Sherlock Holmes and the Voice of Terror (TCM on Sky317/Virgin415) Almost three years after 20th Century-Fox had decided not to continue the Rathbone/Bruce series, Universal Pictures picked up the option and pitted our heroes against the Nazis. The plot has a number of interesting twists, not least that one of the supposed good guys turns out to be von Bork. Ok, it’s enjoyable, if undemanding stuff, but Bruce still grates as Watson—particularly in this sort of war time setting. I’ve never been convinced that the WW2 films played any significant role in propaganda terms. Indeed, it’s hard to disagree with film critic Howard Barnes’ view: “As a sort of intelligence officer in the present conflict, the detective is bizarre and ineffective.” But audiences seemed to like it.

Hands of a Murderer (ITV3 on Sky119/Virgin117 at 10.30pm) To be honest, it might have been better for all concerned if the hands of a murderer had been placed around the throats of both the director and writer and strangled this 1990 TV movie nonsense at birth. The plot is twaddle and, at times, impenetrable. Edward Woodward is unconvincing and unenthusiastic as Holmes, while Anthony Andrews’ Moriarty is less of a criminal mastermind and much more of a criminally bad piece of acting. Peter Jeffrey does his very best as Mycroft, but he has very little to work with. John Hillerman, as Watson, is probably best known for his role in “Magnum, PI,” but he’s actually quite good here. In one of the Magum episodes—Holmes Is Where The Heart Is–he played a pretend Watson to Patrick Macnee (a character who thought he was Holmes). Have a look if you haven’t seen it before. If you have seen it, then on your own head be it if you think it improves on a second showing. It doesn’t.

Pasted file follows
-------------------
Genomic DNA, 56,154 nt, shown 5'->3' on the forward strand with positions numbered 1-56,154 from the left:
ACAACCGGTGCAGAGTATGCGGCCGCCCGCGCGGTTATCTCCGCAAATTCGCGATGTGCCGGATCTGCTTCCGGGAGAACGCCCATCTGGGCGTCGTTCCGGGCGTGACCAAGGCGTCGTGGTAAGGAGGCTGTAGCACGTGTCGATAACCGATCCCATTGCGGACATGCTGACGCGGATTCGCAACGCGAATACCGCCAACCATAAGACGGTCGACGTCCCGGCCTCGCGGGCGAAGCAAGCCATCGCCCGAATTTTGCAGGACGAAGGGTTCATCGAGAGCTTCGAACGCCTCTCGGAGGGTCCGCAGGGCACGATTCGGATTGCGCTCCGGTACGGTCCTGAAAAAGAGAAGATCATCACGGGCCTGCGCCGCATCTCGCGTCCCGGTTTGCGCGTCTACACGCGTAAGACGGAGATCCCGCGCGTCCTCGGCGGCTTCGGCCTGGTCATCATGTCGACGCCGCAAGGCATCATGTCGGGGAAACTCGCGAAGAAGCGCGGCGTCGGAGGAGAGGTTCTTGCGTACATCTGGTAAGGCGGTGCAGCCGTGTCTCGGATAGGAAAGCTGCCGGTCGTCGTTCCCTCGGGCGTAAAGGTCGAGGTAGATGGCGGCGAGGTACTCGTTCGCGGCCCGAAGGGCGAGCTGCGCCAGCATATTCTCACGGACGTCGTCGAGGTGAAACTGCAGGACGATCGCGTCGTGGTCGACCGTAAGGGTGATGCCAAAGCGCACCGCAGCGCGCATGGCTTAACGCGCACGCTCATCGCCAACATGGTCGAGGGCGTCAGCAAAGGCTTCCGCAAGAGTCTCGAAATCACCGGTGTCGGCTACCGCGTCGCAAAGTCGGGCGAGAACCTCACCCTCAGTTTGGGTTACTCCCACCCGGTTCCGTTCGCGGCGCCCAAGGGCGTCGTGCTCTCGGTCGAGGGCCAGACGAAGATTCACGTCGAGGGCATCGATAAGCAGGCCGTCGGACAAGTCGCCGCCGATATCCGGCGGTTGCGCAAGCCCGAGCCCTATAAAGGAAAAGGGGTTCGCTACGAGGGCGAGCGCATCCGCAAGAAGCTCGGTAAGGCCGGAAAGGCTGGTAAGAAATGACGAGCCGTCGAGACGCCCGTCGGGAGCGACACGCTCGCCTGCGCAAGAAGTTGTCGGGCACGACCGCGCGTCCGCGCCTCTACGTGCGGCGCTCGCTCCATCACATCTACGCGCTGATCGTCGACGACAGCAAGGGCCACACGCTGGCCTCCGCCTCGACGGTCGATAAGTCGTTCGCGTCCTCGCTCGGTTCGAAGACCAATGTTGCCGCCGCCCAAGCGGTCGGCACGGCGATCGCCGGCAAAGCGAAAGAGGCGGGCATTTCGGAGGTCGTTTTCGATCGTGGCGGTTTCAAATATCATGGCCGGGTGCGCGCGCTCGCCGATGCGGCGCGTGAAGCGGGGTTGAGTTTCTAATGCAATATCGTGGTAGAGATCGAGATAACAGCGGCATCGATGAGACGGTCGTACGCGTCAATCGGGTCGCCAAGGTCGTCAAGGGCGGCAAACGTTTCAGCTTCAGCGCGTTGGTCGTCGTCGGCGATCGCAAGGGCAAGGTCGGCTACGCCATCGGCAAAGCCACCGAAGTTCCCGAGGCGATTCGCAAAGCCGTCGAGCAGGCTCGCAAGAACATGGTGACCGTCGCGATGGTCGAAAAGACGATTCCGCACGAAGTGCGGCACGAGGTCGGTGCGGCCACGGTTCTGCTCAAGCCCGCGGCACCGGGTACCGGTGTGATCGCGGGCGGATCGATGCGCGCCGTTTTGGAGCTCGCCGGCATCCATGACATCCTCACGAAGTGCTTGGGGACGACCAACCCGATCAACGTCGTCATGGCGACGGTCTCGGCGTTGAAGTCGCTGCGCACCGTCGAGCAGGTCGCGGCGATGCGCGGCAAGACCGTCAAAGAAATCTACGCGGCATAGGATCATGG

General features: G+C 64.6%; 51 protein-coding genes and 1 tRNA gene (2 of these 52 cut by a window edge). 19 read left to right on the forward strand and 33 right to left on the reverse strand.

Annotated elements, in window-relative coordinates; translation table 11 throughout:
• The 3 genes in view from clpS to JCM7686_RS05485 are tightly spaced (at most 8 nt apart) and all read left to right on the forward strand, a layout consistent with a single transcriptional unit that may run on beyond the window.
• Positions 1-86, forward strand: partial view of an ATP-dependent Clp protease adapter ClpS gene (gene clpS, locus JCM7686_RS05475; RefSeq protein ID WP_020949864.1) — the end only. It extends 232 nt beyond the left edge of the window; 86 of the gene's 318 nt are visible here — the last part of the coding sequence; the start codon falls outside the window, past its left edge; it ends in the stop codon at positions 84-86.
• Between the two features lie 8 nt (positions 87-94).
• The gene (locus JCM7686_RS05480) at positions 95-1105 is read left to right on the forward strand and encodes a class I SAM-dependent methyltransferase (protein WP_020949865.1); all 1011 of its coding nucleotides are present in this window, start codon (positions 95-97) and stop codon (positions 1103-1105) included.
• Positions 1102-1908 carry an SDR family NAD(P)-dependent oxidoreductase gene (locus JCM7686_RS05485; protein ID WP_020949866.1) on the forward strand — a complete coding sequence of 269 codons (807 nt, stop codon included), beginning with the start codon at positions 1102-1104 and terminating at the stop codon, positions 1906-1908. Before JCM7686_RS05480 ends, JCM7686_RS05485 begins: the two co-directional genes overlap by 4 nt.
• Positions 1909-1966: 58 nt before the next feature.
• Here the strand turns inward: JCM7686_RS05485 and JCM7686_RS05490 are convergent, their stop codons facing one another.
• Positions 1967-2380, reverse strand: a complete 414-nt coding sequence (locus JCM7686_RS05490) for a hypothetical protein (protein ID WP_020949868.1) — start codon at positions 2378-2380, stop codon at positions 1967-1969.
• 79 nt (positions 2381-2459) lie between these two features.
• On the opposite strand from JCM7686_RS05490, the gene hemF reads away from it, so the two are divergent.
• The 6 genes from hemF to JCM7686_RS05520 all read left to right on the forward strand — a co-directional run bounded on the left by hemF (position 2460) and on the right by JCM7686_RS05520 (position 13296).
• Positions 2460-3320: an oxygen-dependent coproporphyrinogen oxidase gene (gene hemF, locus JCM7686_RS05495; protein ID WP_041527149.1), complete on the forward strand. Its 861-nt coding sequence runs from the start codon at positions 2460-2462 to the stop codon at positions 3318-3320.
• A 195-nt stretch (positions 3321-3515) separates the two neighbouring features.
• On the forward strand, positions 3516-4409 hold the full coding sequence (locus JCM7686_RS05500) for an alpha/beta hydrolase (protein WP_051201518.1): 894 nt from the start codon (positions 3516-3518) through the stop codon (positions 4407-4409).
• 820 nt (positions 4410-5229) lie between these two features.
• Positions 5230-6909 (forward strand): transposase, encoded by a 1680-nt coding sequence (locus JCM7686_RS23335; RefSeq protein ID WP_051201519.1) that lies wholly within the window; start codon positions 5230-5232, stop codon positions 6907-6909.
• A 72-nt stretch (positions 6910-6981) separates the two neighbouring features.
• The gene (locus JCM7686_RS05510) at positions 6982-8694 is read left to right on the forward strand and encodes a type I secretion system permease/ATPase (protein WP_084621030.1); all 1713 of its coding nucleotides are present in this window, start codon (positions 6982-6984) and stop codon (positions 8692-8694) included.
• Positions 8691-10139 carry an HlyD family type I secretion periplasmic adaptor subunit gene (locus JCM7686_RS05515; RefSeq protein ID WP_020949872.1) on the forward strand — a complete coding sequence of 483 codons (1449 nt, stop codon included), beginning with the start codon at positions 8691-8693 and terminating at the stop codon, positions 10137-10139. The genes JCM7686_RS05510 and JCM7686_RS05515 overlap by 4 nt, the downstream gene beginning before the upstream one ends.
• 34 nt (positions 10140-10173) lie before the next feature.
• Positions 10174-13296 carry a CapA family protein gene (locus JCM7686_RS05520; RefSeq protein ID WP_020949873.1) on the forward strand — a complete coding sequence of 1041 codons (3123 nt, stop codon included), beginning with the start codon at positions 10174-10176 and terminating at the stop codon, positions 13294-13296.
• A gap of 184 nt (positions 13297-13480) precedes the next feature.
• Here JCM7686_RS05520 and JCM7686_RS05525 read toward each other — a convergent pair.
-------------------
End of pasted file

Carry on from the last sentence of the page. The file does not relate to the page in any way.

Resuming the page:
THURSDAY 15

The Newly Discovered Casebook of Sherlock Holmes (Radio4 Extra on Sky0131/Virgin910 at 7.00am, 5.30pm and 5.30am) Episode 3—-The Case of the Deranged Botanist (January 30, 1999) The great strength of this Holmes spoof is the cast: Roy Hudd (Holmes), Chris Emmett (Watson), June Whitfield (Mrs Hudson), Geoffrey Whitehead (Moriarty) and Jeffrey Holland (Lestrade). The humour is broad and bawdy, but never goes over the knuckle.